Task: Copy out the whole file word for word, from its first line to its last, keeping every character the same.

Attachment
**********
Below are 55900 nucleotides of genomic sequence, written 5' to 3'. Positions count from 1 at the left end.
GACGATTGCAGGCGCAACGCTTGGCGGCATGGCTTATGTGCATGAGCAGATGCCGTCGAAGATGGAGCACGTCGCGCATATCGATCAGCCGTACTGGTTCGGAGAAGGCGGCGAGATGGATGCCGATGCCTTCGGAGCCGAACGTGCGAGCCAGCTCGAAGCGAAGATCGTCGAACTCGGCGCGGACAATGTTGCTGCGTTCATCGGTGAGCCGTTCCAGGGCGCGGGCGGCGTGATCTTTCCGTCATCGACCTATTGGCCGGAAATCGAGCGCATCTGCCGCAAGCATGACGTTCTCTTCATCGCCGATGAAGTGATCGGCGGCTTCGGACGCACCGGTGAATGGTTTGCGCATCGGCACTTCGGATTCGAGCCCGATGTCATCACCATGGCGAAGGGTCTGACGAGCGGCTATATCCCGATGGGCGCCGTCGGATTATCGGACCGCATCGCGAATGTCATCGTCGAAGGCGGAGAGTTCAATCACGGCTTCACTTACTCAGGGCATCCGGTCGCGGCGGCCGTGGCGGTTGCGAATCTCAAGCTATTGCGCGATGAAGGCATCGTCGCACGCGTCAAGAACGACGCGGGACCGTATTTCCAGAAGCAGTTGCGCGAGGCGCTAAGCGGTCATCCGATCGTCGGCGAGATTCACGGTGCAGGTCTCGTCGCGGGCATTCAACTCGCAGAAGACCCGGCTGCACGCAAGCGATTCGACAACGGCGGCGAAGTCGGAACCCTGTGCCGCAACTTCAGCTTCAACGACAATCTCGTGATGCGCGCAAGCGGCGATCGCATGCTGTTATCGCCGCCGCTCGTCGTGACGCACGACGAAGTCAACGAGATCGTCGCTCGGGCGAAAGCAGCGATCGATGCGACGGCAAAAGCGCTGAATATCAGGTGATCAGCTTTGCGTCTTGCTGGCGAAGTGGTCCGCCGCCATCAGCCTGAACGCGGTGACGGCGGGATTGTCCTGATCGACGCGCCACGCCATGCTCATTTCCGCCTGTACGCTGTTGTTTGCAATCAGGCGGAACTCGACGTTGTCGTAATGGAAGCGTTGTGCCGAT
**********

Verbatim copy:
Below are 55900 nucleotides of genomic sequence, written 5' to 3'. Positions count from 1 at the left end.
GACGATTGCAGGCGCAACGCTTGGCGGCATGGCTTATGTGCATGAGCAGATGCCGTCGAAGATGGAGCACGTCGCGCATATCGATCAGCCGTACTGGTTCGGAGAAGGCGGCGAGATGGATGCCGATGCCTTCGGAGCCGAACGTGCGAGCCAGCTCGAAGCGAAGATCGTCGAACTCGGCGCGGACAATGTTGCTGCGTTCATCGGTGAGCCGTTCCAGGGCGCGGGCGGCGTGATCTTTCCGTCATCGACCTATTGGCCGGAAATCGAGCGCATCTGCCGCAAGCATGACGTTCTCTTCATCGCCGATGAAGTGATCGGCGGCTTCGGACGCACCGGTGAATGGTTTGCGCATCGGCACTTCGGATTCGAGCCCGATGTCATCACCATGGCGAAGGGTCTGACGAGCGGCTATATCCCGATGGGCGCCGTCGGATTATCGGACCGCATCGCGAATGTCATCGTCGAAGGCGGAGAGTTCAATCACGGCTTCACTTACTCAGGGCATCCGGTCGCGGCGGCCGTGGCGGTTGCGAATCTCAAGCTATTGCGCGATGAAGGCATCGTCGCACGCGTCAAGAACGACGCGGGACCGTATTTCCAGAAGCAGTTGCGCGAGGCGCTAAGCGGTCATCCGATCGTCGGCGAGATTCACGGTGCAGGTCTCGTCGCGGGCATTCAACTCGCAGAAGACCCGGCTGCACGCAAGCGATTCGACAACGGCGGCGAAGTCGGAACCCTGTGCCGCAACTTCAGCTTCAACGACAATCTCGTGATGCGCGCAAGCGGCGATCGCATGCTGTTATCGCCGCCGCTCGTCGTGACGCACGACGAAGTCAACGAGATCGTCGCTCGGGCGAAAGCAGCGATCGATGCGACGGCAAAAGCGCTGAATATCAGGTGATCAGCTTTGCGTCTTGCTGGCGAAGTGGTCCGCCGCCATCAGCCTGAACGCGGTGACGGCGGGATTGTCCTGATCGACGCGCCACGCCATGCTCATTTCCGCCTGTACGCTGTTGTTTGCAATCAGGCGGAACTCGACGTTGTCGTAATGGAAGCGTTGTGCCGAT